The question is do you transcribe all those things that people do? Do you spend time with all these issues, repetitions, hesitations and so on? Now for some purposes you do do that. If you are doing conversation analysis then this is the kind of detail you need to transcribe.
So the question is how much of the interview interaction do we want to capture? I think there are 3 different ways of transcribing: what I call the intelligent verbatim approach, the (strict) verbatim approach, and finally Discourse or the Conversation Analysis, CA. Deciding which approach to use largely depends on your research questions and the intent of the study. As an important step in data management and analysis, the process of thesis transcription must be congruent with the methodological design and theoretical underpinnings of each investigation.
Let me show you some examples of each of these approaches.
Intelligent Verbatim Approach
To begin with the intelligent verbatim approach. Now, I plan to pen a detailed guide on intelligent verbatim transcription so keep your eyes peeled out for it.
Intelligent Verbatim Transcript Example.
Frank: True, it’s going to be the greatest in the history of the world.
Jon: I’d expect no less. I think it will put an end to the conflict in the Middle East, I mean quite possibly.
Frank: That’s true.
Jon: No, no I’m confusing that with a nuclear bomb. I’m sorry, yours is not going to bomb. Yours is actually going to do really well. But let’s share some ideas I want to run by you and then if I can get some information from you it’s going to help a whole lot.
This is snippet from a interview transcript between Jon and Frank. The purpose of the interview was to gather information on a product that’s being launched. So the intelligent verbatim approach works really well in this particular case. It reads fairly easily and from the transcript you can quickly get the information you need. This type of transcription is perfect for researchers using the grounded approach or analyzing for themes and categories.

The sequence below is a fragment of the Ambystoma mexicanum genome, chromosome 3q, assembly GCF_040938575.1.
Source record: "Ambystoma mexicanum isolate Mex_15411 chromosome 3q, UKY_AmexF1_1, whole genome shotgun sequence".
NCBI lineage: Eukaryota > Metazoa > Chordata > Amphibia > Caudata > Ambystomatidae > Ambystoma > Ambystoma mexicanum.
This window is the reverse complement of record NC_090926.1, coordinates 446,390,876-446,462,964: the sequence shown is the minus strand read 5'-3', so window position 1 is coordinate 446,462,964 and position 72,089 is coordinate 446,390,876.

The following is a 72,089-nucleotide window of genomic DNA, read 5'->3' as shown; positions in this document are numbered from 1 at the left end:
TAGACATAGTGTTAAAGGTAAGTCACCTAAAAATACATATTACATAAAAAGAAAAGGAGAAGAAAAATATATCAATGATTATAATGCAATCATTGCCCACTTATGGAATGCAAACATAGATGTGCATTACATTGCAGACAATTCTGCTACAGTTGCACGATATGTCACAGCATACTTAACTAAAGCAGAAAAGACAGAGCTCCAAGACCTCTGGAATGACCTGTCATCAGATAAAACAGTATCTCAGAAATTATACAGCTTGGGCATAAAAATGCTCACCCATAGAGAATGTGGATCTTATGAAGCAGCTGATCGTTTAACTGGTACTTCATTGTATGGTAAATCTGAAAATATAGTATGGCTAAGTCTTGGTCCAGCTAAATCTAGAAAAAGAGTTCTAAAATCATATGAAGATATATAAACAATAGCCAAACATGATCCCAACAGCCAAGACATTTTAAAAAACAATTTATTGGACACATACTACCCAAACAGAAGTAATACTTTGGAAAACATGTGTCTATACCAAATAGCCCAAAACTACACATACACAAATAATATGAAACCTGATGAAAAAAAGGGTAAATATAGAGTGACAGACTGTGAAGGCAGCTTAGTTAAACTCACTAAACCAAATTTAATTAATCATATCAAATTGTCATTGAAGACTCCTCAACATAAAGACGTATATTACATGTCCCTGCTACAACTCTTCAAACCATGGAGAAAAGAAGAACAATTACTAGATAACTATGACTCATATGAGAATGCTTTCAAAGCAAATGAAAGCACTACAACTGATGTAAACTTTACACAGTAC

Verbatim Transcription Approach
I have written a couple of detailed posts on verbatim transcription. The first is a general overview of verbatim transcription and the other a detailed verbatim transcription guide for psychotherapy interviews and sessions. Please refer to those posts for a more detailed guide on how to create verbatim transcripts. A short example.
Verbatim Transcription Example.
Frank: Oh true, it’s going to be the greatest in the history of the world.
Jon: I I I would expect no less. I think it will put an end to um to the conflict in the Middle East I mean quite possibly.
Frank: [CT] That’s true.
Jon: No, no way I’m I’m I’m confusing that with a nuclear bomb. I’m sorry, that’s that’s, yours is not going to bomb. Yours is actually gonna do really well. But ah [chuckles] let’s ah let’s share some, I guess I guess some ideas I wanna run by you and then if we can talk through um, if I can get some um information from you it’s gonna help a whole lot.
Same interview, different transcript. As you can see, there’s more detail of the interview interaction in the verbatim transcript as opposed to the intelligent verbatim transcript. Verbatim transcripts are great if you interested in the dynamics of the interview.
Discourse or the Conversation Analysis
Conversation analysis (CA) is a “unique” (ten HAVE 1990) form of qualitative social research. Books have been written about this approach to transcription = there is no enough space on this blog for me to adequately cover conversational transcription convections. But, I’ll provide you with a few references that you can use. Jefferson, Gail (1985). ‘An exercise in the transcription and analysis of laughter’ is a great starting point and a valuable entry point into learning more about the Jeffersonian CA transcription notation. I’d also recommend Ochs, Elinor (1979) ‘Transcription as theory’. Even for us non-discourse analysis researchers, it’s a great read. And for a critique: Ashmore and Reed (2000) Innocence and Nostalgia in Conversation Analysis.